Snippets from the interweb (20th December 2020)

Is Christmas a pagan rip-off?

Kevin DeYoung outlines why the date of Christmas – which may or may not actually have been the date of Jesus’ birth in reality – specifically doesn’t have its roots in paganism.

Yes, Mary knew: Re-examining 6 popular Christmas stories

‘I love the Christmas season and all its sentiments, stories, and traditions.Some of these stories and traditions are so familiar to us, though, that we don’t realize what is actually biblical and what we might be adding to the story. Here are six Christmas myths that need correcting.’

More mission?

Eddie Arthur: ‘Recently, and not for the first time, I surprised – shocked, even – some colleagues with an opinion. Someone had suggested that we could all agree that we wanted to see more people from the UK involved in mission, but I was not convinced. Cue incomprehension.’

Why an anti-conversion therapy bill in Australia is a huge threat to churches

I have followed this story for a while. David Robertson highlights some of the key, particularly troubling, issues surround a bill that is due to be passed in Victoria. Similar bills have already been mooted here in the UK.

Reading the Bible requires rules we already know

Alan Shlemon offers three everyday interpretive tools to help us understand what the Bible is saying. Some people want to claim that these things make the Bible more complicated, but this article rightly notes that all we’re doing is applying the same principles we use every day whenever we read anything.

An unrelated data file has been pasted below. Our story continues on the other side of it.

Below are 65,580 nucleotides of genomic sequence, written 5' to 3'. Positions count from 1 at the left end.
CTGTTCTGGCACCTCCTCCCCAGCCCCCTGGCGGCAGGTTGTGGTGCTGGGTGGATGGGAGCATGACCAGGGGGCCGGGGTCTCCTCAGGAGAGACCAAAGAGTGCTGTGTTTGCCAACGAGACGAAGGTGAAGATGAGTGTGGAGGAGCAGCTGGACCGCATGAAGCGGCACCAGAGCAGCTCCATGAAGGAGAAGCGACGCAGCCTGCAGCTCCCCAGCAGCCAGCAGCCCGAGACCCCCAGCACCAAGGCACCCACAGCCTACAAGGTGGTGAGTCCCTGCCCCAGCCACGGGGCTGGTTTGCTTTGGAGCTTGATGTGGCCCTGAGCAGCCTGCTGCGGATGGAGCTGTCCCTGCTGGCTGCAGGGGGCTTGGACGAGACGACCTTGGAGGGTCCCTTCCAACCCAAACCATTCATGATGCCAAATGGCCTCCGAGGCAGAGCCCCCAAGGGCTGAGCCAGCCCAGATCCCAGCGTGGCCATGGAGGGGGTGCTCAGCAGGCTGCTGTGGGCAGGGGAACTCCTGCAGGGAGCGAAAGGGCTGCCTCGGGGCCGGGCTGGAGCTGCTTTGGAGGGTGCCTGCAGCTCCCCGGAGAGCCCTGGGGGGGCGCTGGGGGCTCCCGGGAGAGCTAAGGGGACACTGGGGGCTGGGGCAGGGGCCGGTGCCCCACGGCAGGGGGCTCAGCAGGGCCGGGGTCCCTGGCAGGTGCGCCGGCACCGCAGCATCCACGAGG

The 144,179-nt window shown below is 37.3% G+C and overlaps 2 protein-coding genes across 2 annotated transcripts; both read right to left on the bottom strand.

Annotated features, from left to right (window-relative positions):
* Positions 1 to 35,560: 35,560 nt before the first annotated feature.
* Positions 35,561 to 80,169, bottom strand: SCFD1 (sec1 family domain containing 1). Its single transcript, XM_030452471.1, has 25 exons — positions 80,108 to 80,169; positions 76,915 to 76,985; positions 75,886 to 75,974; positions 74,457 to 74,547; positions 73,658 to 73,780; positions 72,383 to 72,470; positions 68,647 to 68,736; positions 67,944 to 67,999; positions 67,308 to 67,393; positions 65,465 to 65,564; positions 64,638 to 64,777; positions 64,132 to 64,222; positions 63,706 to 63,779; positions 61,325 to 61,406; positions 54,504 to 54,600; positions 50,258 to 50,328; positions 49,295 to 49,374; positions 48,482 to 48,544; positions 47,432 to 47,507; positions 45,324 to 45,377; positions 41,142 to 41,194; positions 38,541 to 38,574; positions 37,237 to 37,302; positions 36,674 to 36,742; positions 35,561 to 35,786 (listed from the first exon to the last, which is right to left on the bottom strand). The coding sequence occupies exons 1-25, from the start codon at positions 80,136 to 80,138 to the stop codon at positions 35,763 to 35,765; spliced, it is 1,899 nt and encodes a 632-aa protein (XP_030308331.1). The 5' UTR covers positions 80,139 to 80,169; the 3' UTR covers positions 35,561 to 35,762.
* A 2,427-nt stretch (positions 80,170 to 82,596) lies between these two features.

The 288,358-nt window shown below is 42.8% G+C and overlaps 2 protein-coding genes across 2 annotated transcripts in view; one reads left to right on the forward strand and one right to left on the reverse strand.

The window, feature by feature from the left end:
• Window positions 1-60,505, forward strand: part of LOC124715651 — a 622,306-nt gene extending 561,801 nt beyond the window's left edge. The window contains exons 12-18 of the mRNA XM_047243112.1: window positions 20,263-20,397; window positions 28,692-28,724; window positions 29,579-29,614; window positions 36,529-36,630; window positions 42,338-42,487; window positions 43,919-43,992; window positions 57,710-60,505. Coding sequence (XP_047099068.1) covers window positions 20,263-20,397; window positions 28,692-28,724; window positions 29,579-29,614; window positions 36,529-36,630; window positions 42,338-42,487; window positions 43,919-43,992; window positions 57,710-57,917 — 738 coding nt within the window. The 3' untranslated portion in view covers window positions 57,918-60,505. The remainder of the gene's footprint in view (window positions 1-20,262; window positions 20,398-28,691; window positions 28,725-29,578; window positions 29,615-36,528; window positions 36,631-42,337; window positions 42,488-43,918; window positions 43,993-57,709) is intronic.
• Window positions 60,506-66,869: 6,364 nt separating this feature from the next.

What is God saying through 2020?

It is always hard to try and discern exactly what God is doing in and through current events. But Andrew Wilson has a look at the book of James which speaks to our current situation and some lessons the Lord may be giving us.

From the archive: Historically, Labour were anti-EU. What changed? Liberals

‘Essentially, for all the fear of Militant infiltrating and taking over the Labour Party in the 1980s, instead, the Party became overrun with liberals. The reason why it is often so difficult to put a cigarette paper between the Lib Dems and Labour is that they are full of the same kinds of people. At the same time, politics became less framework-based and has become more issue-based. People take ‘stances’ rather than work out policies within a fleshed out political framework. It has become expedient to stand on issues – to signal one’s virtues – rather than to work out what is right within a wider political or moral framework.’